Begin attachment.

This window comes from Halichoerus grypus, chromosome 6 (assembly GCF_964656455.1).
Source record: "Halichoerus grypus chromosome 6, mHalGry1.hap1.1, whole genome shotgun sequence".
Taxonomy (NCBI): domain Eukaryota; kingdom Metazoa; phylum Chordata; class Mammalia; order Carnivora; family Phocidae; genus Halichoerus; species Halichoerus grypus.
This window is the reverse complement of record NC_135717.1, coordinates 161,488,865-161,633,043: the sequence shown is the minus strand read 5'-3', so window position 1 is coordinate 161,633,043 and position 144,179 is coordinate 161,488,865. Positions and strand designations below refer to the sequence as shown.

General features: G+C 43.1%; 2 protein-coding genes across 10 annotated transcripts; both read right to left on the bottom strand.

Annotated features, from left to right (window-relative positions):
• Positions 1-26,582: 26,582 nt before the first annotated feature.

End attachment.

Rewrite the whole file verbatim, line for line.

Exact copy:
This window comes from Halichoerus grypus, chromosome 6 (assembly GCF_964656455.1).
Source record: "Halichoerus grypus chromosome 6, mHalGry1.hap1.1, whole genome shotgun sequence".
Taxonomy (NCBI): domain Eukaryota; kingdom Metazoa; phylum Chordata; class Mammalia; order Carnivora; family Phocidae; genus Halichoerus; species Halichoerus grypus.
This window is the reverse complement of record NC_135717.1, coordinates 161,488,865-161,633,043: the sequence shown is the minus strand read 5'-3', so window position 1 is coordinate 161,633,043 and position 144,179 is coordinate 161,488,865. Positions and strand designations below refer to the sequence as shown.

General features: G+C 43.1%; 2 protein-coding genes across 10 annotated transcripts; both read right to left on the bottom strand.

Annotated features, from left to right (window-relative positions):
• Positions 1-26,582: 26,582 nt before the first annotated feature.